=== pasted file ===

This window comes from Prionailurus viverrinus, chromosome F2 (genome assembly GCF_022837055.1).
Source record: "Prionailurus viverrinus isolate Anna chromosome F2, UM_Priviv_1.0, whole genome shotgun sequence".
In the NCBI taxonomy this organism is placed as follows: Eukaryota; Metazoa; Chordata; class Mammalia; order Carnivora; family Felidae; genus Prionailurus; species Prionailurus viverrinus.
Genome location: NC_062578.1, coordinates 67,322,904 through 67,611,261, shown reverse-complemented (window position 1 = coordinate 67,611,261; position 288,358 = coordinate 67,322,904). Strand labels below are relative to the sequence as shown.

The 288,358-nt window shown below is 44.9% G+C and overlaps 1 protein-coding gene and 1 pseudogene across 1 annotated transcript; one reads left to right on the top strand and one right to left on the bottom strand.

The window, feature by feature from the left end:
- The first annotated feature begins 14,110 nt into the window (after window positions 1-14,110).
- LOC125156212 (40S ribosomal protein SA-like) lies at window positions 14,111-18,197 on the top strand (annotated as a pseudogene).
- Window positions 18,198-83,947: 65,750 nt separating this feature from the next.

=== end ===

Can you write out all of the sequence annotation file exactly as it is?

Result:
This window comes from Prionailurus viverrinus, chromosome F2 (genome assembly GCF_022837055.1).
Source record: "Prionailurus viverrinus isolate Anna chromosome F2, UM_Priviv_1.0, whole genome shotgun sequence".
In the NCBI taxonomy this organism is placed as follows: Eukaryota; Metazoa; Chordata; class Mammalia; order Carnivora; family Felidae; genus Prionailurus; species Prionailurus viverrinus.
Genome location: NC_062578.1, coordinates 67,322,904 through 67,611,261, shown reverse-complemented (window position 1 = coordinate 67,611,261; position 288,358 = coordinate 67,322,904). Strand labels below are relative to the sequence as shown.

The 288,358-nt window shown below is 44.9% G+C and overlaps 1 protein-coding gene and 1 pseudogene across 1 annotated transcript; one reads left to right on the top strand and one right to left on the bottom strand.

The window, feature by feature from the left end:
- The first annotated feature begins 14,110 nt into the window (after window positions 1-14,110).
- LOC125156212 (40S ribosomal protein SA-like) lies at window positions 14,111-18,197 on the top strand (annotated as a pseudogene).
- Window positions 18,198-83,947: 65,750 nt separating this feature from the next.